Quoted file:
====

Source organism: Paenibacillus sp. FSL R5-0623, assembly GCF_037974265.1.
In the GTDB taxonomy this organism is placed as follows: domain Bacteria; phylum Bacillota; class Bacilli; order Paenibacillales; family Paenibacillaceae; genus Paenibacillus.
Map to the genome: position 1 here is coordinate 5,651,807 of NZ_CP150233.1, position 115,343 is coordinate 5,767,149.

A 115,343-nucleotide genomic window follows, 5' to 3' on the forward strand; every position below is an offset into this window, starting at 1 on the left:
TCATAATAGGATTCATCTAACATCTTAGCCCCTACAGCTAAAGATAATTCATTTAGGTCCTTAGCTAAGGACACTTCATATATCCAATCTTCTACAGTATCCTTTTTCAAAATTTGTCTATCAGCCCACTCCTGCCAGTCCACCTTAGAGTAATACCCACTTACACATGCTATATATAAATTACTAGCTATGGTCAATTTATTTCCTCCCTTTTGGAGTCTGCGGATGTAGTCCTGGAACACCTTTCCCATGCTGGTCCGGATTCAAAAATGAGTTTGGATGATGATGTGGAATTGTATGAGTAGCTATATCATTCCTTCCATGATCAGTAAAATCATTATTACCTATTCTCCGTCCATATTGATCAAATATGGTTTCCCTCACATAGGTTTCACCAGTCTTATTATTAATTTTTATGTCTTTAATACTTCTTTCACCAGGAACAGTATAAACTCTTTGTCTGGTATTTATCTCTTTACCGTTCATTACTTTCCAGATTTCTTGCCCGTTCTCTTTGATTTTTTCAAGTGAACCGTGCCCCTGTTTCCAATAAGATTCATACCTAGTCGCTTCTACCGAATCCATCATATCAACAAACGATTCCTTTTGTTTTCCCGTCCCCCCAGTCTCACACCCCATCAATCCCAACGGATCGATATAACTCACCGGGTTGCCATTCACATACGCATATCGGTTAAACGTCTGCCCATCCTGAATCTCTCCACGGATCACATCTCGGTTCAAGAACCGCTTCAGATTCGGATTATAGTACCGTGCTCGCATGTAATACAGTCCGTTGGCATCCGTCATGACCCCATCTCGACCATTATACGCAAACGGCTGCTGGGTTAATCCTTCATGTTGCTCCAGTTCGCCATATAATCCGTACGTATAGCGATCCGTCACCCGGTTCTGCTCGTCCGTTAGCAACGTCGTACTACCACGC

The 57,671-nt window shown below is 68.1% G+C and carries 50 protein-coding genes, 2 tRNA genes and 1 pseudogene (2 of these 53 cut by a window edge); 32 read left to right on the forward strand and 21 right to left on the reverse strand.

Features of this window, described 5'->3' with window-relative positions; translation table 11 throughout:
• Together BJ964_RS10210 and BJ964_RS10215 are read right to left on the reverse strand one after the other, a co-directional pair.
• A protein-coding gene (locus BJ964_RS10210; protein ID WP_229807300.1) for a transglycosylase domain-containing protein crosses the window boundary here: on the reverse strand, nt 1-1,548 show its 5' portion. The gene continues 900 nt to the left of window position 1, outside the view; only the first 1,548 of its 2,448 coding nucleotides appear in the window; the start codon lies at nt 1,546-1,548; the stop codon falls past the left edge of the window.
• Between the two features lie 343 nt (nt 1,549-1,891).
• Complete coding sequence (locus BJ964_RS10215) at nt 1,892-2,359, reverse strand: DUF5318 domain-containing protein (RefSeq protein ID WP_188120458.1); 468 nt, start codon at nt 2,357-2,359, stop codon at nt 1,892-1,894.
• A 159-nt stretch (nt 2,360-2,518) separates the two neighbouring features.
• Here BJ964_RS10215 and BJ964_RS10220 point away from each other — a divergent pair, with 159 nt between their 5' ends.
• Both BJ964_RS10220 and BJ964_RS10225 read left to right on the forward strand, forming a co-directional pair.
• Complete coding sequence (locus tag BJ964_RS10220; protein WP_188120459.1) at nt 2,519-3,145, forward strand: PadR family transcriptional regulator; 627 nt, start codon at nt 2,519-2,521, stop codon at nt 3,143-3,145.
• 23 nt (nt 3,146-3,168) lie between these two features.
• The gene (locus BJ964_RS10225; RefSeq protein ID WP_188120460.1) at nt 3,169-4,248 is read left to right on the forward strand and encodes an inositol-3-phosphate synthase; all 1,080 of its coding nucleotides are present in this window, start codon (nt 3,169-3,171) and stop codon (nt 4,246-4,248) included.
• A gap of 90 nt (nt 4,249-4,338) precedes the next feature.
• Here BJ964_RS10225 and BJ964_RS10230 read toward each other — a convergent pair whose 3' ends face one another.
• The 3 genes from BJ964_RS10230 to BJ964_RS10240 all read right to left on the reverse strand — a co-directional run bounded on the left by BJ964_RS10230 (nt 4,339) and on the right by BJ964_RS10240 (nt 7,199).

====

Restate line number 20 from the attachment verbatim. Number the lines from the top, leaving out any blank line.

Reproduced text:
• The 3 genes from BJ964_RS10230 to BJ964_RS10240 all read right to left on the reverse strand — a co-directional run bounded on the left by BJ964_RS10230 (nt 4,339) and on the right by BJ964_RS10240 (nt 7,199).